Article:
A panel session called “Moving African Content: Rights Trading Perspectives” included Nigeria’s University Press managing director Samuel Kolawole, as a savvy and confident moderator, French agent Raphaël Thierry of Ægitna Literary Agency; Kenya’s East African Educational Publishers CEO Kiarie Kamau, who is also chair of the Kenya Publishers Association; intellectual property lawyer Sharon Wata of the Kenya Copyright Board; and Mariana Yasmin Pardini, who heads cultural affairs at the Embassy of Argentina in Nairobi.

Thierry said he was very happy “as a Francophone to come to an Anglophone fair. It’s time for us to circulate differently. We Francophones lack a lot of connections with other languages in Africa.” Thierry represents French publisher Présence Africaine, which has published African authors since 1949. He announced that Présence Africaine would be publishing two works by the late Kenyan author Ken Walibora in translation from Swahili in a deal he made with Longhorn Publishers.

Thierry added that more exchanges between various book fairs on the continent would be helpful, while Kolawole acknowledged, “There is a divide between Francophone and Anglophone publishers in Africa; there’s a need to bridge that gap.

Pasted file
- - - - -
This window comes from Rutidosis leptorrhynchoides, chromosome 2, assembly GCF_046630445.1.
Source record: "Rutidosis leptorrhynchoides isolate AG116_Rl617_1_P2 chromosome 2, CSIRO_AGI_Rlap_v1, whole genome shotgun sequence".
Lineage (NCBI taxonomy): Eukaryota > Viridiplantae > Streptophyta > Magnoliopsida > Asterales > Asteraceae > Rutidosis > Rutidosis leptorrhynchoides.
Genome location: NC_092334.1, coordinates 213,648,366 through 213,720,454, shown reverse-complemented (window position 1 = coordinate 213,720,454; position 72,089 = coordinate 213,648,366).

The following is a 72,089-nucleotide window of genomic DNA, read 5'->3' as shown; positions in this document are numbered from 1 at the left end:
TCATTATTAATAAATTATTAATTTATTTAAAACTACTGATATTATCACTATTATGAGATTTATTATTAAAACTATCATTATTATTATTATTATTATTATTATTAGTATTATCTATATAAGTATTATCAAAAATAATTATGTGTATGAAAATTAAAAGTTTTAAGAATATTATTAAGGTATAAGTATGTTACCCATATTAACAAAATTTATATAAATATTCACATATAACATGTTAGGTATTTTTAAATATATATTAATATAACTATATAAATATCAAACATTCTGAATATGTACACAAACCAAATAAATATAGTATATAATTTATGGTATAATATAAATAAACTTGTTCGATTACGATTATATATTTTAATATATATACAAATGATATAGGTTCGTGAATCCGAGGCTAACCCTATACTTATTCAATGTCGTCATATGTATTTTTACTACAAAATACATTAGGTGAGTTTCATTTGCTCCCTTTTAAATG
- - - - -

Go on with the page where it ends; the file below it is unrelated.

Kolawole—who trained as a lawyer—and attorney Sharon Wata stressed the importance of publishers using official contracts that cover all areas, and Wata said that the Kenya Copyright Board offers free webinars and workshops, but that publishers don’t attend.

Kamau said that as publishers, “We are keener to train our editors in editing, but we gloss over the intricacies of contracts.” Publishers, he said, often don’t exploit rights including those from film or theater out of fear of losing control to “rogue publishers.”

Trust is an essential part of rights, Kolawole said, which is why sales are not necessarily immediate at rights meetings. He said the African Publishers Network (APNET) is working on holding training sessions for publishers and providing a rights template.

‘You Can Take Your Books Farther’

Kenyan author Ciku Kimeria, and Valeria Paolini of Italy’s Horizons Project, talk in the rights center at the Nairobi International Book Fair. Image: eKitabu

Kolawole asked Mariana Pardini to talk about the translation support program the Argentinian embassy runs.

Pardini previously worked in Ethiopia and reported that thanks to the Argentinian translation program—in which publishers apply directly through the embassy for support to translate Argentinian books into their local languages—there are 12 books from Argentina published in Amharic. When she arrived in Kenya, she said, there were no Argentinian books translated into Swahili, but at the Nairobi fair it was announced that three books are now in the works.

Since the Argentinian government began the program in 2009, Pardini said, 1,655 books have been translated into 50 languages.